You can't go wrong when . . .

Thu, 04/14/2011 - 1:30pm
Category: 

You head for the steeple.

Sage advice, it was, from my cousin the mariner, he still so belonging to the world of deepwater he will not park close to the supermarket door. He acknowledges only that his wife has gently questioned the rationale of this “anchoring out” hold-over from his sea-faring days.

We were returning from Essex, Connecticut and a Service in Memory of one of the people who made the North Light shine for us, his labor of love turning to a gift for us all last fall when the lamp shone brightly as the cool fall settled upon us. I had hitched a ride back after driving down with a friend who was not returning to the Island that afternoon. She and I were unfamiliar with the town, following the directions on the navigational system so many people who drive anywhere today have in their vehicles.  We missed a turn, we both knew it as soon as it happened, and when I looked up from the dashboard there was what had to be our destination, a building high and white, on a hill overlooking much of the town.

It was the “final good-bye,” from a beautiful church with old fashioned windows, of clear glass and multi-paned, twenty-four panes over twenty four, still clad in winter’s plastic, an indignity of age and the sparse funding generally due such places. It was crowded that day, the white pews with red seat cushions filled by the time we made our way to the narthex. There were seats in a room to the side, we were told, or, possibly, upstairs, in the balcony

That “perch” is often a good choice, and it was that day, filling but not yet full and we could see easily down to pulpit and before it red flowers flanking the neatly folded veteran’s flag, the running photo montage of a life well lived, the trumpeter playing "Amazing Grace" and the organist, leaning into her work, making soar the songs sad and sacred that have come to be a part of so many remembrance services for men who have loved the sea, especially “Eternal Father strong to save, whose arm doth guide the restless wave . . .”

There is a bit of a lighthouse in these old churches, built high and visible even when the GPS is ignored. I like to believe that would have pleased Gil Plumb. That and the gathering following at the tavern I knew only from a bumper sticker on his funky little truck, the one he insisted would make it to the North Light and back without getting stuck, and if it did he’d just let the air out of the tires. By the grace of the God who looks after men determined to do good deeds, one hopes after fools and drunks, all was well.

The grass is greening but the usually have opened are tightly budded against the cold, the ocean is blue but touched with white, chop kicked up by too much wind.

This is the twentieth spring I have been writing about this season that comes so slowly, only to race to a finish.

It began when submittal of a piece of which I was quite proud and which, despite promises, was not run. Finally, there came the admission it had been lost. I got mad and sent in several musings with the declaration “if you can print the $&^ so-and-so writes . . .” Managing Editor Cynthia Hammett decided it should be a column and there I was, in a place I’d never expected, above the fold on page three.

Then, I used the typewriter still on the closet floor, and quite literally cut and pasted paragraphs put on a page with the imprint of a ribbon cut by individual keys. A black correctable ribbon was quite a miracle — and the beginning of the end of my never especially good typing skills. Backspace, correct, and the error vanished without white-out or, worse, eraser shreds falling into the mechanism.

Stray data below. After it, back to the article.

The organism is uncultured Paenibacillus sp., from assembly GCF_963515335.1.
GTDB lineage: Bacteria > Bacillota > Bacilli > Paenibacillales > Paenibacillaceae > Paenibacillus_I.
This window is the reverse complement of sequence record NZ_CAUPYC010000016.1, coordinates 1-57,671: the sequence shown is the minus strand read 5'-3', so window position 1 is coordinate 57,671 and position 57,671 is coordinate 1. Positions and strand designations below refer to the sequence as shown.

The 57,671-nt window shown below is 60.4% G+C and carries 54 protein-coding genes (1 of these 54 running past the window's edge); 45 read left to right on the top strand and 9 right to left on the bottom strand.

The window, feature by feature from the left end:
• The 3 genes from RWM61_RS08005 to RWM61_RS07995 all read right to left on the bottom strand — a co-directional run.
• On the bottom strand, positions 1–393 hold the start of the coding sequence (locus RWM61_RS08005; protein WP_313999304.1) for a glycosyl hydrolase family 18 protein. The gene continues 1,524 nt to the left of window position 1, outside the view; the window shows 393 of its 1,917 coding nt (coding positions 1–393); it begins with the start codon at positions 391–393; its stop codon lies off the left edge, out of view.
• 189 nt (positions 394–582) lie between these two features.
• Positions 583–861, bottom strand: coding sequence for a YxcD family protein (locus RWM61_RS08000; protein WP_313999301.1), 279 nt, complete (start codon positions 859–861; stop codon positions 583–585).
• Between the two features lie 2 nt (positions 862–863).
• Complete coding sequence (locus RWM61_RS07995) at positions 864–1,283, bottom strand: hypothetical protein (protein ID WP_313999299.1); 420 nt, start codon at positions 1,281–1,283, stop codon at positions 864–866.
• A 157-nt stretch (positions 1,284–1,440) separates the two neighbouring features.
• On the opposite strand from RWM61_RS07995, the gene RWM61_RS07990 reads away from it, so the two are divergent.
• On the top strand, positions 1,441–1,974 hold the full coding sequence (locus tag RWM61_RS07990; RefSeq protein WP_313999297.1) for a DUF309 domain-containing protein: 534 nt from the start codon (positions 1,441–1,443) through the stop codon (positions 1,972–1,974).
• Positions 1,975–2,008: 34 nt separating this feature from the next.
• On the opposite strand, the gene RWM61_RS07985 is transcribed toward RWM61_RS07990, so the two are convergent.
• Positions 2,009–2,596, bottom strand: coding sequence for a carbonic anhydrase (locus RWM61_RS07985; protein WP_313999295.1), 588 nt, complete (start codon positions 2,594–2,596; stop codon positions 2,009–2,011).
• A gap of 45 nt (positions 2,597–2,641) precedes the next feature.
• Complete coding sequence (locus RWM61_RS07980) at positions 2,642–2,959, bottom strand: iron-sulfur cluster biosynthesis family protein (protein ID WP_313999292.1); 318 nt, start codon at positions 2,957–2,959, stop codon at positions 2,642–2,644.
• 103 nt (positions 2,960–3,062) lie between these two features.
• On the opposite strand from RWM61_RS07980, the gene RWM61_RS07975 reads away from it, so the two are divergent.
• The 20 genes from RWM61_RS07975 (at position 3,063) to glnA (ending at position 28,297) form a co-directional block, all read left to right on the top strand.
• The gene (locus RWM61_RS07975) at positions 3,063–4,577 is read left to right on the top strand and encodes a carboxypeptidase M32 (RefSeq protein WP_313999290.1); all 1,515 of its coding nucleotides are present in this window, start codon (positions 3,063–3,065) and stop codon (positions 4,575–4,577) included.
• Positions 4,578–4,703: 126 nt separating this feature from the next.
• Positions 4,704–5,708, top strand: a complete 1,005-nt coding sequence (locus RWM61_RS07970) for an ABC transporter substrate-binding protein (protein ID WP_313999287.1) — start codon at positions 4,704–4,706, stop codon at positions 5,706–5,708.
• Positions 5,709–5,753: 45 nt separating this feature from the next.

Type, cut, paste — or tape — and copy, produced the appearance of a clean sheet of text to be taken to the BI Times office. Next, came the word processor which made unimportant that the typewriter had been borrowed and returned without a cord, a necessity for an electric machine. I thought, at the time, it would some day matter; it hasn’t. My words went onto a hard disc called a floppy, which were, again, hand carried to the office.

Always living a decade or two behind the rest of the world (why bother with Blu-Ray, it’s just going to be replaced with something else; wait long enough it’s possible to skip whole trends in technology) I resisted electronic communications. My introduction to e-mail came with the death of my beloved Uncle Cash. When his family brought his ashes home to be buried they brought his web tv (I still have the little television that came with the box, it still works, sort of, given that I refuse to pay for television and that little converter box does very little). It put me on the internet, opened the World Wide Web, but provided no capacity for writing. I thought about a computer, I looked at them, I thought some more as the increasingly outdated and obsolete word processor sputtered and threatened to shut down but I did nothing until it went dark.

Even with the computer, internet, writing tools, everything in one place, transmitting documents electronically seemed such a cheat; it was too easy, but, eventually, the lure of writing even later into the night won me over and I began e-mailing my words.

Now the Block Island Times has gone to a different system which doesn’t, in truth, sound all that different. Just more complicated all the time they tell me how much easier it is.

I do not want to go back to cut and paste — I’d need a typewriter, or at least a cord — and neither do I want to do back to the discs they tell me no one uses anymore.

Despite the ease the electronic word affords, sometimes I’d rather just head for the steeple.